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Sarasota Sky Pilots Do It in the Air

When someone says they’re going to play golf, it conjures up images of lugging expensive clubs around, riding in a cart, and hitting a little white ball toward a hole in the ground on a neatly manicured green, doesn’t it?

But for many Sarasotans – men and women of all ages – “playing golf” means playing “disc golf”. And disc golf means showing up with little more than the shirt on your back, carrying a lightweight flying disc (e.g., a Frisbee®), walking an 18-hole “natural-landscape” course, then, using nothing more than a well-muscled arm, throwing that disc over hole lengths of up to 500+ feet and sinking it into a metal disc basket (called a “pole hole”)

Photography by Stephen Lake

Photography by Steve Lake

— [really, that’s what they call it — I couldn’t make this stuff up, it just comes to me like dirty manna from angels on high] — elevated about four feet off the ground with chains extended from the top of the pole into the basket serving as a sort of backboard.

Disc golf, says one longtime player, takes the concept of regular golf off the ground and elevates it to an entirely new level: airborne.

It’s an elegantly simple sport, deceptively so, because it takes great skill and concentration to navigate the air, accommodate for wind, judge distance, and land a disc on target into the basket. If you’ve ever thrown a Frisbee, Discraft, Innova or one of the many other brand names of flying discs on the beach, you know the relaxing and slightly dreamy feeling of just simply making and watching something fly so effortlessly.

Disc golf follows the same basic guidelines as regular “ball and club” golf, with players try to land in the pole holes with as few throws as possible. A lifetime activity for people of all fitness levels and ages, it’s also one of the rare sports where start-up costs are super low and course fees are usually nil. Shorts, tee shirt, sunscreen, maybe a cap; throw in a disc – good ones can be had for less than ten bucks – and you’re in play.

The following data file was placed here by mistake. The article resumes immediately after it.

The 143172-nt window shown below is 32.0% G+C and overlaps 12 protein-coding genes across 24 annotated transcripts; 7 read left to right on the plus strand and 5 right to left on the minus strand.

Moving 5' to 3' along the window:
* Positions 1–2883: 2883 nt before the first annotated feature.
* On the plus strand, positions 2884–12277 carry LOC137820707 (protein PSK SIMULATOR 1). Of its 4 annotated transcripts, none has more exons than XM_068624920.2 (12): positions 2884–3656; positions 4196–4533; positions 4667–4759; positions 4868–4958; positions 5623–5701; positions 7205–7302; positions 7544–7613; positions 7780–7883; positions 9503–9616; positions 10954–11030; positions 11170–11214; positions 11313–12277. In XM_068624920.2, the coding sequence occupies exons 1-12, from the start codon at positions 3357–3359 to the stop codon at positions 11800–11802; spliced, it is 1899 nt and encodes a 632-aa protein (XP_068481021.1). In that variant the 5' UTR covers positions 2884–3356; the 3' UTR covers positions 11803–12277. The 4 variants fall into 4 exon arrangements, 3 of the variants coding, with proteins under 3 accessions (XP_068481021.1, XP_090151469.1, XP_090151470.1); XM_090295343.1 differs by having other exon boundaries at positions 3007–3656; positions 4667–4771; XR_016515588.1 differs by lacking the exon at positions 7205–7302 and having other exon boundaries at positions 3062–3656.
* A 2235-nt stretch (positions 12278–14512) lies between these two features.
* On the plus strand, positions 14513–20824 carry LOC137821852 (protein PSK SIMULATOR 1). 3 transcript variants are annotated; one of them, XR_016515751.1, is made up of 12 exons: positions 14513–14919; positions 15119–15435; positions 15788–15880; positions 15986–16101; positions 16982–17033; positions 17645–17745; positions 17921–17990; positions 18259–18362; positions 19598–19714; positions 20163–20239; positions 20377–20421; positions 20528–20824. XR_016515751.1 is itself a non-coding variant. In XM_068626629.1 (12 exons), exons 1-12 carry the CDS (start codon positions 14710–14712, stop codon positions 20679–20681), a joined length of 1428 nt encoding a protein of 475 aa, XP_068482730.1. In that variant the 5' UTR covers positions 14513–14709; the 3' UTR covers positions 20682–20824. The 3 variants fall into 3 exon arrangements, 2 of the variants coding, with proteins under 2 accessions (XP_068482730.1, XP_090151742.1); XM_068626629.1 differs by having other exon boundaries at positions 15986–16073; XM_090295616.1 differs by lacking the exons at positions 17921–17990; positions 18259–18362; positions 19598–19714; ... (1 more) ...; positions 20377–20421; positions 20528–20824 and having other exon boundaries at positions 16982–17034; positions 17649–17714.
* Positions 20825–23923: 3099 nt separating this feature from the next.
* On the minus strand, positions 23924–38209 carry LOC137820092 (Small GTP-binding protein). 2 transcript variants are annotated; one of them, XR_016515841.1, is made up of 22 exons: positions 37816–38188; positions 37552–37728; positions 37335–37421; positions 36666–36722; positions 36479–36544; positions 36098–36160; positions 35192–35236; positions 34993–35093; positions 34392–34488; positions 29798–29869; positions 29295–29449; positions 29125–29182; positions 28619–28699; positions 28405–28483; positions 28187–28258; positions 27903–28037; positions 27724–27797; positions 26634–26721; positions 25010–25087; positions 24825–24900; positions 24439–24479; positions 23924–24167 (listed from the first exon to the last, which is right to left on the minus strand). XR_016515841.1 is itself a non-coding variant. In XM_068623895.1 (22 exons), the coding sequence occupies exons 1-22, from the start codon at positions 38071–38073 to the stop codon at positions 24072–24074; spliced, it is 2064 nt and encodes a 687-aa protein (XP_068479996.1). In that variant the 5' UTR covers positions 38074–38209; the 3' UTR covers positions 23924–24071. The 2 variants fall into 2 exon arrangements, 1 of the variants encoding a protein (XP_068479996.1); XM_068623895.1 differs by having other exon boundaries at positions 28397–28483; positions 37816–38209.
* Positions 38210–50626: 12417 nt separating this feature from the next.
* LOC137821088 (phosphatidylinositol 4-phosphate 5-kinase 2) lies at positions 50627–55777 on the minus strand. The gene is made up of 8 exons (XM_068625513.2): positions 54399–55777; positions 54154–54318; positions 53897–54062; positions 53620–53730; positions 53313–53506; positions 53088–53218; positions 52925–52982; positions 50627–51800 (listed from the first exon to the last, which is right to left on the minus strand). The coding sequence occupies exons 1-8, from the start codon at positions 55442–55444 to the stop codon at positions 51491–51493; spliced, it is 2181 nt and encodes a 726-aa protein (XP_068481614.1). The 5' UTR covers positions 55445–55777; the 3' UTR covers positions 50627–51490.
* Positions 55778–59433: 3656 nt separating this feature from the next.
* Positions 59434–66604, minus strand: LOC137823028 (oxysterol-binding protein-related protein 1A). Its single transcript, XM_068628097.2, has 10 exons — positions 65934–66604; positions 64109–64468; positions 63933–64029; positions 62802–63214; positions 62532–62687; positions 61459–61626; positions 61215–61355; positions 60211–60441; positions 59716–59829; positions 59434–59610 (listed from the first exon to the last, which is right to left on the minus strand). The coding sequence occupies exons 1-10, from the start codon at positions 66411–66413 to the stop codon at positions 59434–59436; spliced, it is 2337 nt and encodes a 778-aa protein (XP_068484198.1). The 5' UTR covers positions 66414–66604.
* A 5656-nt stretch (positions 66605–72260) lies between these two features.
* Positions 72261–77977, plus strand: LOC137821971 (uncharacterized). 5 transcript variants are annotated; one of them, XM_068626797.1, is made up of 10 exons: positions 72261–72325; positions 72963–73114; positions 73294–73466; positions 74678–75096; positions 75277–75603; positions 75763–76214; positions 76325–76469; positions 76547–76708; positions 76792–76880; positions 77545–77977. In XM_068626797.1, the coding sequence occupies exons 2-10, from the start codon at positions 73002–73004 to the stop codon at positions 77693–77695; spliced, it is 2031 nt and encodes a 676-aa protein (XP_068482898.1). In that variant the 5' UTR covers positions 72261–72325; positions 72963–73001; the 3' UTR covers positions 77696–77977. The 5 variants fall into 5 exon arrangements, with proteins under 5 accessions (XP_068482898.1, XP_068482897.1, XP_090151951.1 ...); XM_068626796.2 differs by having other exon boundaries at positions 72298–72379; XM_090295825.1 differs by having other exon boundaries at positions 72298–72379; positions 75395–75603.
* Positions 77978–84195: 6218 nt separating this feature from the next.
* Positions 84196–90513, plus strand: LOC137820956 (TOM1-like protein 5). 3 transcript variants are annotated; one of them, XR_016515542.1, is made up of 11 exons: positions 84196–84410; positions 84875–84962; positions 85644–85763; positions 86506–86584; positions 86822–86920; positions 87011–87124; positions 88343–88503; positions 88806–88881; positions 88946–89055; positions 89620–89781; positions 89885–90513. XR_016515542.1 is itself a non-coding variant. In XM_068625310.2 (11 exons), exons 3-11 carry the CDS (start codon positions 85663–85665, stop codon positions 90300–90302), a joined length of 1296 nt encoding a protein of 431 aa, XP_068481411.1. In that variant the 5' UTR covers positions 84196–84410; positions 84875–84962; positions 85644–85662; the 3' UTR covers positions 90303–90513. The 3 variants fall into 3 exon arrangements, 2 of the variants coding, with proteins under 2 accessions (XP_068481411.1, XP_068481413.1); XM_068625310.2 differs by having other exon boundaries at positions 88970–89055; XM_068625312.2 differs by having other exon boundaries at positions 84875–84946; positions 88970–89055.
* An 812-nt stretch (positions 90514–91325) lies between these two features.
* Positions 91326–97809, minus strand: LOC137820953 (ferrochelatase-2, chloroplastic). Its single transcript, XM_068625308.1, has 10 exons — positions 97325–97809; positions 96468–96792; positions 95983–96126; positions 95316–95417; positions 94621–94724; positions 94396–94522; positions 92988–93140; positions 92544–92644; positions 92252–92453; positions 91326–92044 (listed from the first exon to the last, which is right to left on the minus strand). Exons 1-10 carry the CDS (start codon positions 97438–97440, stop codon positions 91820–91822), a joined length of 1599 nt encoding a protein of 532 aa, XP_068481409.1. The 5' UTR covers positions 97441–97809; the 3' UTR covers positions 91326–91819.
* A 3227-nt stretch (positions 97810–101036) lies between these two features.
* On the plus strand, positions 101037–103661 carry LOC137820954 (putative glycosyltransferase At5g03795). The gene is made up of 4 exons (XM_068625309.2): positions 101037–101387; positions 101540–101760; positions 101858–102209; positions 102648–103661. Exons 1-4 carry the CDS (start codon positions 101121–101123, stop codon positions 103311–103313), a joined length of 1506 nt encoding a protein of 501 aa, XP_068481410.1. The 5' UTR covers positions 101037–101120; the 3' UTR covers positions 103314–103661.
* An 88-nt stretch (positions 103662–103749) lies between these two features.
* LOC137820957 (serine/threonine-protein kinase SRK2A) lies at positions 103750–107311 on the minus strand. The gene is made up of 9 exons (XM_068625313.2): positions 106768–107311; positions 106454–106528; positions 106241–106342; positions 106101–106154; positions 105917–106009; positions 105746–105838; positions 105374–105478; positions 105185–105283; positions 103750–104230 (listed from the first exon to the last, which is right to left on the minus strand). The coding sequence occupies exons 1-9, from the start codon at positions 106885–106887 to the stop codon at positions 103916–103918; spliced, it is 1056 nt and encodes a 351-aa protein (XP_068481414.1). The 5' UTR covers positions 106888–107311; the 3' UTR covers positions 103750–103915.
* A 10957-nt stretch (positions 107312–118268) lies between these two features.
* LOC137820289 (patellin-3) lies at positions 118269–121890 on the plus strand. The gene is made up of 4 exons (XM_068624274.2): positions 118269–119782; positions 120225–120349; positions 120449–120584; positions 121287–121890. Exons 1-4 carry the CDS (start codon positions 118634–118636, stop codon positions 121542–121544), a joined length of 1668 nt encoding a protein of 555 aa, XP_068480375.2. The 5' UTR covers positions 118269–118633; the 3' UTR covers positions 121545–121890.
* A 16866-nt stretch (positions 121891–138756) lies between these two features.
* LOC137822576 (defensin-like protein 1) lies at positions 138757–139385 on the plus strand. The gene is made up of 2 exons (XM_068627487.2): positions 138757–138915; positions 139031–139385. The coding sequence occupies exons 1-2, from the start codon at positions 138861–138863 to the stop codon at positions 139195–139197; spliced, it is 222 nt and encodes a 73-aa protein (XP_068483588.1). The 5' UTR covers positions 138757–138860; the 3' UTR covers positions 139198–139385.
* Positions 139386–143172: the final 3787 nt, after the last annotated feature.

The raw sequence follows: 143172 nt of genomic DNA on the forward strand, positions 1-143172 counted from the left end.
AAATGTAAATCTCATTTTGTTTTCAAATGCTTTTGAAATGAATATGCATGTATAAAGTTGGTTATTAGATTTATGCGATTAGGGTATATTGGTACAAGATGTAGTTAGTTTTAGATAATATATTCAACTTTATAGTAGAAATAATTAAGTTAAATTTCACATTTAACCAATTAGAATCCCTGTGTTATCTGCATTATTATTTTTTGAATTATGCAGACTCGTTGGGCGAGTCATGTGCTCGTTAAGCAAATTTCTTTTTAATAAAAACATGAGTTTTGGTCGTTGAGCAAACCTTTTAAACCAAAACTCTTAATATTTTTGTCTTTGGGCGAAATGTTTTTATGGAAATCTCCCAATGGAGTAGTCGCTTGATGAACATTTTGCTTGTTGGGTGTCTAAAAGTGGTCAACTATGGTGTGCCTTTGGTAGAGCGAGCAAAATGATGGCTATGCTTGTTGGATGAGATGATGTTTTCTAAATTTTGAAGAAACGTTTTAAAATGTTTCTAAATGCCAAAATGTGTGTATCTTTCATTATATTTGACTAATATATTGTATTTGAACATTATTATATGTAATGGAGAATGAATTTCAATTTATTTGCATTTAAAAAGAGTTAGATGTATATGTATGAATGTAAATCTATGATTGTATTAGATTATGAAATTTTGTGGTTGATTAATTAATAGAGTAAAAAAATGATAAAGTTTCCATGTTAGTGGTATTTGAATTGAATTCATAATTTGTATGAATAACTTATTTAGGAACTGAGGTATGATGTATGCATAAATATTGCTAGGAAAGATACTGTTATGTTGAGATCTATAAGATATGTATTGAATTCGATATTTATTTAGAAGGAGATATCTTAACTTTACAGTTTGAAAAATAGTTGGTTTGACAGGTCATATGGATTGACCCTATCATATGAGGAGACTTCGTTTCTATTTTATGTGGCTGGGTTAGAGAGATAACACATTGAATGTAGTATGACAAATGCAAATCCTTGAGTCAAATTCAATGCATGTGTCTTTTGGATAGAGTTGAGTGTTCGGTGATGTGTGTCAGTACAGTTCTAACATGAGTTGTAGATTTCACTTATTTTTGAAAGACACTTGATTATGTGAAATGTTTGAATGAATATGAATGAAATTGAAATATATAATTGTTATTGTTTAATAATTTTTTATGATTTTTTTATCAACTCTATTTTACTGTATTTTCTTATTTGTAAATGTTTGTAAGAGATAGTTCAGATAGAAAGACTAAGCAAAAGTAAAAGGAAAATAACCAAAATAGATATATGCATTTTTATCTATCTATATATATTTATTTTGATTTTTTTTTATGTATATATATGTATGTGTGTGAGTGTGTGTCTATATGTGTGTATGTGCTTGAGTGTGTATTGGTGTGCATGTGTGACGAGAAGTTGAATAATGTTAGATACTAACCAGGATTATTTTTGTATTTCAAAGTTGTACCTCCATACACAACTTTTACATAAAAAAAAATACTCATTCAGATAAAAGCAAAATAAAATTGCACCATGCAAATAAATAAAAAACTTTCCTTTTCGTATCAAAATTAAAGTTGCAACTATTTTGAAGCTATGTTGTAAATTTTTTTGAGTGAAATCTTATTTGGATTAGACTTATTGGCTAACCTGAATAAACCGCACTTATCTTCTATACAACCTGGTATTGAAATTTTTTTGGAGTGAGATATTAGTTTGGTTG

The Sarasota Sky Pilots, one of the largest disc golf clubs in the southeastern US, has about 550 members, and is an affiliated club of the international Professional Disc Golf Association (PDGA), which has in excess of 30,000 members worldwide. Sky Pilots describe their Sarasota club as a relaxed, friendly, group of mostly locals who love the sport, but who love the camaraderie even more. The club hosts weekly league events with handicapping for singles, and Sunday doubles, as well as numerous events throughout the year and regular gatherings for fun, food, and flying discs.

Beginning next week, the Sky Pilots are hosting two weekends of competition which are part of the Fabulous Florida Tour — a state-wide series of disc golf tournaments. May 22 and 23 will see the PDGA-sanctioned Sarasota Pro Open, with a championship purse of $2,000. One of the top-ranked professional disc golf players in the world — John E. McCray of Brandon, Florida — will be competing, as will other top players from throughout the country. May 29 and 30, the Sarasota Amateur Championships will take place; spectators are welcome at both events, and proceeds go to the All Faiths Food Bank.